The saying is that a picture is worth a thousand words, yet so many involved in Dressage want to deny what the pictures tell us. The
One of many studies in motion done by Muybridge, giving us insight into what our eyes might miss.
most common complaint is that a photo is “just a moment in time” – yet, without the “moments in time” that Eadweard Muybridge gave us, we would not know the actual sequence of the footfalls in a horse’s stride. How can it be that those “moments” were valuable, but those we see today are not? The truth is, they are just as valuable – they just might not always be agreeable with our perception. Just as with Muybridge’s discoveries in locomotion, today’s photos capture moments that are missed by our naked eye.
The last thing I want to do is drag myself out from under the warm blanket, in my warm house, to venture out into the cold and the rain. It has been over a week, and four tissue boxes, and I am tired of struggling to breathe. Just standing up can be enough to make me want to sit back down again. But, there are numerous beings outside who rely upon us for their food and water – so, out I must go.
A recent Facebook conversation about positive reinforcement led to someone asking a question about one of my favorite fallacies – if you comfort a fearful or spooking horse, aren’t you just reinforcing the fear? I first encountered that idea when I started training our dogs, just over twenty years ago. My experience with a variety of animals told me that was a silly idea – and the more I’ve learned about how brains work, the sillier the idea gets. So, how do you handle the fearful equine? As with all things related to horses, techniques are numerous – and I’ve probably tried them all at one time or other – but some are definitely safer and saner than others.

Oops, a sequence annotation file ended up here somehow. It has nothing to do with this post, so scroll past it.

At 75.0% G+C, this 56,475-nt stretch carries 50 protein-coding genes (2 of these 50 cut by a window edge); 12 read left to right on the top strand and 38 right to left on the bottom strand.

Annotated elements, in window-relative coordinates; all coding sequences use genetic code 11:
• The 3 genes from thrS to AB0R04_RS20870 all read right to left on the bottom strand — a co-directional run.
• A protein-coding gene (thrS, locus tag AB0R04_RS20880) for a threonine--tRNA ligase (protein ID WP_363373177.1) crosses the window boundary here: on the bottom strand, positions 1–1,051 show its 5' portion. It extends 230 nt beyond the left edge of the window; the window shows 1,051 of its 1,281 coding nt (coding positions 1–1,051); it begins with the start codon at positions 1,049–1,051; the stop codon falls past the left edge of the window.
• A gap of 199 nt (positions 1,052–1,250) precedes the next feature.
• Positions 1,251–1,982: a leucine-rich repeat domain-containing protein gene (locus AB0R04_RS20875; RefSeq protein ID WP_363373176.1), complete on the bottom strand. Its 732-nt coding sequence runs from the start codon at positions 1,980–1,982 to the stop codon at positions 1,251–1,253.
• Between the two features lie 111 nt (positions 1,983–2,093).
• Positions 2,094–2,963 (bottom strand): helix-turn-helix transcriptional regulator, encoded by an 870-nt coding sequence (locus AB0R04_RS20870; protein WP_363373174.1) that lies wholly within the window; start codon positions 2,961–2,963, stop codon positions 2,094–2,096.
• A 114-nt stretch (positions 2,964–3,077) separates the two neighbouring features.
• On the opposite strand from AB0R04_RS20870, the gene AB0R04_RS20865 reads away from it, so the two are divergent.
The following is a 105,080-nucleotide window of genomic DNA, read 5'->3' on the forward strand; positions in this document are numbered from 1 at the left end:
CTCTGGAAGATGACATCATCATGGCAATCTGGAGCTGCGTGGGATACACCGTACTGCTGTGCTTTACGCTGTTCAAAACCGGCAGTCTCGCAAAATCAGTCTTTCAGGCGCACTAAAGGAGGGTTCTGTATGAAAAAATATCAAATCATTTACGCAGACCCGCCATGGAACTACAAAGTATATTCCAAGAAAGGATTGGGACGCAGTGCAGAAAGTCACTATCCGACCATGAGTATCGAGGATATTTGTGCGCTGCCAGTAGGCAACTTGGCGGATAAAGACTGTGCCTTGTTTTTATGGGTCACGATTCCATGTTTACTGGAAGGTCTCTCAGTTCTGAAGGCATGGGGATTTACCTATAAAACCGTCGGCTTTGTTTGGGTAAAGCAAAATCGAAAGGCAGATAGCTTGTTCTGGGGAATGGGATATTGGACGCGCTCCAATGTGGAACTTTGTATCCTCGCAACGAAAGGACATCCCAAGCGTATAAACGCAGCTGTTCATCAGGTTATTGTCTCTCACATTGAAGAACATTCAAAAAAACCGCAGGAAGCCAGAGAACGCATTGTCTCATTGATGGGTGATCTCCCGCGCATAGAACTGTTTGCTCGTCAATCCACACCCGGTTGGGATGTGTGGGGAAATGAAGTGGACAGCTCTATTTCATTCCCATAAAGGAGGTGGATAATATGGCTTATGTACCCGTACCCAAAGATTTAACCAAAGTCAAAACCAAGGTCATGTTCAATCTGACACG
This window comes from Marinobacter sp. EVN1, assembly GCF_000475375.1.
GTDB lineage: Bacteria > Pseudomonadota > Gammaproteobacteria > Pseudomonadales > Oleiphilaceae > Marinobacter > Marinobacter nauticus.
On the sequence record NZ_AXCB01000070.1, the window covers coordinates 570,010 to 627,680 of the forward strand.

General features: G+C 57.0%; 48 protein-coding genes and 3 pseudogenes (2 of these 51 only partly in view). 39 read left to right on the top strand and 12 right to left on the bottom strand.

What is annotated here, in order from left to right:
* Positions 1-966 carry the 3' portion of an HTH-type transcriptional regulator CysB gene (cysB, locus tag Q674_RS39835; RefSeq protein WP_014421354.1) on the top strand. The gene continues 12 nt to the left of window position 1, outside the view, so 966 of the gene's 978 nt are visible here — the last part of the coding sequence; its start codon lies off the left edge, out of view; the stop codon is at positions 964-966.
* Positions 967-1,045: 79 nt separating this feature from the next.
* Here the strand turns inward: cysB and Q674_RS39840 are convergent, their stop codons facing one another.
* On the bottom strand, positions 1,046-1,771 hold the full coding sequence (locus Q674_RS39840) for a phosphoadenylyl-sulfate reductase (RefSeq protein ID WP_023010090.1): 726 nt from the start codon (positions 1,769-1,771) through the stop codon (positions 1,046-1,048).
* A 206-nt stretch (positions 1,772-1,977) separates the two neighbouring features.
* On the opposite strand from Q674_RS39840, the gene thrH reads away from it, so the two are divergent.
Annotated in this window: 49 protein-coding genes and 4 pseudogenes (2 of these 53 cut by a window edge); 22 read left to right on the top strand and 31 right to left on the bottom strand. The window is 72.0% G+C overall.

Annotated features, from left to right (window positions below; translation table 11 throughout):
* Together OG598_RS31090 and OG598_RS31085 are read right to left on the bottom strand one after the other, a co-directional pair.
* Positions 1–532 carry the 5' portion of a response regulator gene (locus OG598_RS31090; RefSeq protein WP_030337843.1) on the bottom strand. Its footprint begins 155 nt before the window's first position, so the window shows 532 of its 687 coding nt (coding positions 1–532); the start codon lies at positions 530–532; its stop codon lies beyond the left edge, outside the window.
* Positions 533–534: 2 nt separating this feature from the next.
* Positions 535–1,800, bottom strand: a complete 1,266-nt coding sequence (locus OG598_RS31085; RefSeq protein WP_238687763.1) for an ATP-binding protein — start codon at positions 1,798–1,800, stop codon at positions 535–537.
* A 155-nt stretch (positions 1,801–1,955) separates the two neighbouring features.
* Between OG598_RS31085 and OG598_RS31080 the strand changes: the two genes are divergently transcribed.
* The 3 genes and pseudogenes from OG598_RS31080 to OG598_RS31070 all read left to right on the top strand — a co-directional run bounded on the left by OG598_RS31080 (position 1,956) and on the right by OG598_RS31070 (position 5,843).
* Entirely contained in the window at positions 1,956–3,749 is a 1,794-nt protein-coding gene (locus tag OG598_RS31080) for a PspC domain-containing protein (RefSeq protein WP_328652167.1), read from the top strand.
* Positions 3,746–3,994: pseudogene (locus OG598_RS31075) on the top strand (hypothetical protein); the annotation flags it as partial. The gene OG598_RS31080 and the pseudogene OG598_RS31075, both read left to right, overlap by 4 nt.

Mr. Whimpy, unwilling to cross the puddles to a field of grass.
It was, admittedly, probably not the best choice. Due to weather and the holidays, Noble had been idle for a while. With his paddock now mucky, even the newly emerged grass does not tempt him to go out into the field beyond. So, he sulks in his stall and has temper tantrums – though far fewer and less volatile than in winters past. But today the sun was shining, and we had no specific agenda, so I decided to get him out for some quality time. I failed to factor in the North wind that was building – and that is known in the valley to set even the most level headed horse on edge.
Posted in My Journey
Five years ago, today, we set out on the three hour journey to pick up the colt of my dreams. More than just a dream, he was something out of a long held fantasy – and someone was giving him to me! I am not the person who ever wins the raffle, or finds a random twenty dollar bill, or attracts a wealthy benefactor. So, from the beginning, I was waiting for the proverbial shoe to drop. But the day was here, and we were on our way.
Wicki being tolerant of my human expression of love
It seems the ultimate sign of caring, to say that we love our horses. Yet, I watch as people who say they love their horses treat them in ways that do not reflect that sentiment. Even riders who create obvious pain in their horses are defended, by their fans, with the statement that “They love their horses!” – as if that makes the blood in the mouth or on the sides somehow okay. Of course, for those who have either lived through or witnessed abusive human relationships, you will recognize that this is frequently the claim of the abuser toward the abused. And, of course, many people love their possessions – their car, their home, a piece of jewelry – is this the sort of love people have for their horses?